Keep Green on Hawai‘i Island: Ten Travel Tips

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Travel industry studies, such as Virtuoso’s latest Luxe Report, show a growing interest in sustainable tourism.

On the Big Island, there are ways visitors can be green while on vacation this summer. Here are some suggestions.

Hike responsibly. Courtesy photo

1. Hike Responsibly

When hiking, leave the trail and forest in the same state—or even cleaner—than you found it. Carry any food wrappers, bottles or personal items out with you. Collect garbage you find on the trail.

Use an eco-bag for shopping. Courtesy photo

2. Avoid Plastics and Carry a Recyclable Bag

The theme for World Environment Day, June 5, 2018, 2018 is beating plastic pollution.


The Big Island is home to polluted beaches like Kamilo Beach, known as “plastic beach” because of the tons of marine debris regularly deposited on its shores.

Be part of the solution while visiting the island. Minimize use of single-use plastic containers when buying takeout food or drinks. Bring an eco-bag when shopping for groceries or souvenirs. Since 2013, a countywide law has banned stores from providing single-use plastic bags to shoppers.

Screen your sunscreen. Courtesy photo

3. Screen Your Sunscreen

Check the ingredients in your sunscreen lotion for oxybenzone and octinoxate.

Hawai‘i has passed a law banning the sale of lotions with these chemicals, because they have been found to be harmful to sea corals.


Although the law does not take effect until 2021, it’s not too early to protect the reefs.

Plant a tree. Courtesy photo

4. Choose Tours Wisely

You can select eco-friendly adventures like tree planting to help restore ancient forests. Some companies offer an option to offset your tour’s carbon footprint with carbon credits. Many tour operators have also integrated other sustainable practices into their tours, like offering reef-friendly sunscreen, monitoring fuel usage closely, and recycling.

The Hawaii Ecotourism Association has certified a number of local tour operators. See the list on HEA’s website.

Watch the wind. Courtesy photo

5. Watch the Wind


When setting up your beach chairs or picnic on shore, pay attention to your personal items. On Big Island beaches, the breeze can get stronger from one minute to the next. Keep plastic toys, picnic napkins, sunglasses, hats and other paraphernalia from flying into the ocean and adding to the marine litter already there.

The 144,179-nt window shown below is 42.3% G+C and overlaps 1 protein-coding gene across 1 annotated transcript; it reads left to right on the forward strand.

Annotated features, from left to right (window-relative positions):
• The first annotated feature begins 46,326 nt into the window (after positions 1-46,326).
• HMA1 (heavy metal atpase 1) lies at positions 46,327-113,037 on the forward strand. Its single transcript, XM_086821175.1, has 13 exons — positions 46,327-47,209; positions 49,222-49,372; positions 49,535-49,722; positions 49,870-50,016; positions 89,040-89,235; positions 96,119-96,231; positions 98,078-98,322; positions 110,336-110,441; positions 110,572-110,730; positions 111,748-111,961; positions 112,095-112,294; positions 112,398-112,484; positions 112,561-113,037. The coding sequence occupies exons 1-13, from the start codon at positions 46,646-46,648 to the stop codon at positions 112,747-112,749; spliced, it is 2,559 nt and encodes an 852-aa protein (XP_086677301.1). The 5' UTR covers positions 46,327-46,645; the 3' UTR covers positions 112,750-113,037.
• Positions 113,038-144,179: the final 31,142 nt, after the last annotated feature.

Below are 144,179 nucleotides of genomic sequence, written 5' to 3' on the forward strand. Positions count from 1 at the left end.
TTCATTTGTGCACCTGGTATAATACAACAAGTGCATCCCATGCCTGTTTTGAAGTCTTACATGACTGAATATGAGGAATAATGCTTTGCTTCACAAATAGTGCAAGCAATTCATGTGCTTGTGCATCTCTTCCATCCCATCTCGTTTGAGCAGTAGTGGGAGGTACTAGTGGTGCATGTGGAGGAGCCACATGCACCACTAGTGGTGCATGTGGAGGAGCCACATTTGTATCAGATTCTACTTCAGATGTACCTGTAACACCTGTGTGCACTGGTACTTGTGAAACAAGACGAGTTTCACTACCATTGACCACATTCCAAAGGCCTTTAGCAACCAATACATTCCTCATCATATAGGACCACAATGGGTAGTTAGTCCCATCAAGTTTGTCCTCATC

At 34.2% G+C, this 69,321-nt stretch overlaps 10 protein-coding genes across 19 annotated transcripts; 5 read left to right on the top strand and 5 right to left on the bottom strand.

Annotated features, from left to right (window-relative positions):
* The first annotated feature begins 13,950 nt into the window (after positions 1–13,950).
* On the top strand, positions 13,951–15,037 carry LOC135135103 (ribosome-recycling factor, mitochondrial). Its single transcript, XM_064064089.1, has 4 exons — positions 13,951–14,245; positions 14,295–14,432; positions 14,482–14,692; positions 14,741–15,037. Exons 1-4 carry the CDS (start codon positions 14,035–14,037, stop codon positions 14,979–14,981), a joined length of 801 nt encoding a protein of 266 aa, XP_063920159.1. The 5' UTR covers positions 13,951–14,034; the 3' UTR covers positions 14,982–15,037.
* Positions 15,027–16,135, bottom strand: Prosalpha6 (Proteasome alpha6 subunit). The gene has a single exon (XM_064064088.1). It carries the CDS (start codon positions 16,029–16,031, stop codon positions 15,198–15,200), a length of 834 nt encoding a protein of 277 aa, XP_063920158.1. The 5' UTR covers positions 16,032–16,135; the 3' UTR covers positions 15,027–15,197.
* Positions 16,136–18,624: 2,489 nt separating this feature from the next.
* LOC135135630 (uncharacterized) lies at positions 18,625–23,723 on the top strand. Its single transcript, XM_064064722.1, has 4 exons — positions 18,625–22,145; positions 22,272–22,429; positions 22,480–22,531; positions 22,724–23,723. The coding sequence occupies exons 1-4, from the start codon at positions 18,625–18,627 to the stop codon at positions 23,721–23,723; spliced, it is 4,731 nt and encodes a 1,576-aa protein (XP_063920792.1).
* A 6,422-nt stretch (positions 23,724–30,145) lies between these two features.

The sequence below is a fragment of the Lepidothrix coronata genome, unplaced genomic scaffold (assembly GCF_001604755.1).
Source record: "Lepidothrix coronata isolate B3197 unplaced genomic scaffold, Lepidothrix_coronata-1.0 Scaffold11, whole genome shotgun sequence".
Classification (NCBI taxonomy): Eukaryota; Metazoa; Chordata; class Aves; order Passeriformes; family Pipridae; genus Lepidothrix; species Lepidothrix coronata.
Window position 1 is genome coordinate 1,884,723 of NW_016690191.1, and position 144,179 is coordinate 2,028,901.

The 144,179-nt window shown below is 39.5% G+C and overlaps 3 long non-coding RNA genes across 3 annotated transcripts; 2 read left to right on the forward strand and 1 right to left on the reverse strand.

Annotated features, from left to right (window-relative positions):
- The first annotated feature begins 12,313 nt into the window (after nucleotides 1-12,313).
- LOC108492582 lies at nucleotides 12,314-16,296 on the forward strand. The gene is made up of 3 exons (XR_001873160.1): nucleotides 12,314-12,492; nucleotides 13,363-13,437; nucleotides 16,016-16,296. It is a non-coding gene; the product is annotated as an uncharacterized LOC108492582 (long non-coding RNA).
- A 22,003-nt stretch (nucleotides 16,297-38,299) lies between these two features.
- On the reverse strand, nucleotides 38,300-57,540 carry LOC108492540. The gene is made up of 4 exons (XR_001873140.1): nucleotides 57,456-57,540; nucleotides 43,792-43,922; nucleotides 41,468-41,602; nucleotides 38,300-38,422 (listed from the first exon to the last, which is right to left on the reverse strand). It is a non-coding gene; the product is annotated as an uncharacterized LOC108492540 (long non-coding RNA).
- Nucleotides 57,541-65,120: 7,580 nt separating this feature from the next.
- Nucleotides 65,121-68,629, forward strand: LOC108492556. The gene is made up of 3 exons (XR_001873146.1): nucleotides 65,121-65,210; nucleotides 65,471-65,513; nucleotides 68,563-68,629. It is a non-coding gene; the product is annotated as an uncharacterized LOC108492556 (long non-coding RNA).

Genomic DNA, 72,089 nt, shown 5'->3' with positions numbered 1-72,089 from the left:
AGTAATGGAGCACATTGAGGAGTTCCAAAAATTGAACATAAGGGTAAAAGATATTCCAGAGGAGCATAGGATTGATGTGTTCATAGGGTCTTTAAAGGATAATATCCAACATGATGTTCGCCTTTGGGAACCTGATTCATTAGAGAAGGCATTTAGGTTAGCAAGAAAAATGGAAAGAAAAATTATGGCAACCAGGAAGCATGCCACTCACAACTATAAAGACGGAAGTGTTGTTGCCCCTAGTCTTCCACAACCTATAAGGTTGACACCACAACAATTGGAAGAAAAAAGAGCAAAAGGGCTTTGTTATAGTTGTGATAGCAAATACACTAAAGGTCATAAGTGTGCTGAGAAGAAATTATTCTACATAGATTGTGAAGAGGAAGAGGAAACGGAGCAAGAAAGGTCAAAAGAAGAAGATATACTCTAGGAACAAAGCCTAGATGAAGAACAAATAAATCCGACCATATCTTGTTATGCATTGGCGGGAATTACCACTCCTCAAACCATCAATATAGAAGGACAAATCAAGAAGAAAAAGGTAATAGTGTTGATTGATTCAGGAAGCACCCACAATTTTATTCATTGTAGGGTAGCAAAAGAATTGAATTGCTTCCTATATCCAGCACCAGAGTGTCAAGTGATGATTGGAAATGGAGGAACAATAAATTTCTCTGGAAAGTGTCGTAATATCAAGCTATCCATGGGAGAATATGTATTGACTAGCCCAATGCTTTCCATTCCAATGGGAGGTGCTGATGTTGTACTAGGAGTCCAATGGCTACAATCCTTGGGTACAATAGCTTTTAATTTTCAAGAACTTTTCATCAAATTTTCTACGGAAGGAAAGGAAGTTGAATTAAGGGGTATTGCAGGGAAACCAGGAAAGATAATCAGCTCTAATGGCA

Reuse towels. Courtesy photo

6. Re-Use Towels

Hang your hotel towel up on the bathroom rack to dry instead of using a newly washed one immediately. Skipping daily towel use reduces your hotel or rental’s water and energy consumption. According to the American Hotel Association, a typical 300-room hotel can cut its water usage by about 52,000 gallons a year with a linen saving system.

7. Go Strawless

Avoid using plastic straws. They are non-biodegradable and are harmful to marine life if they get blown or thrown into the ocean.

Buy local. Courtesy photo

8. Buy Local

The island has a bounty of farms that grow macadamia nuts, coffee beans, vegetables, fruits and honey, among many other products. Restaurants that provide farm-to-fork menus are aplenty. Check out the groceries and markets for fresh local fish and locally grown meat.

Leave turtles alone. Courtesy photo

9. Leave Turtles Alone

According to the Hawaii Wildlife Fund, green sea turtles basking ashore need to decrease their body temperature and to rest. The HWF recommends keeping at least 15 feet away from them, as well as avoiding flash photography, which disrupts their rest.

Attend cultural events.
PC: Dino Morrow.

10. Attend Cultural Events

Attend cultural events to learn about the island’s rich heritage. According to The International Ecotourism Society (TIES), Responsible Tourism is about “uniting conservation, communities, and sustainable travel”. Learning about the island’s history and culture may help you appreciate the island and its natural environment more.

Small steps by individual travelers, multiplied by thousands of visitors, can contribute to sustaining the island’s environmental health. Long-term, it means its residents can continue to enjoy the island and welcome more visitors in the future.

World Environment Day, today, June 5, 2018, is an important day for encouraging worldwide awareness and action for the protection of our environment.

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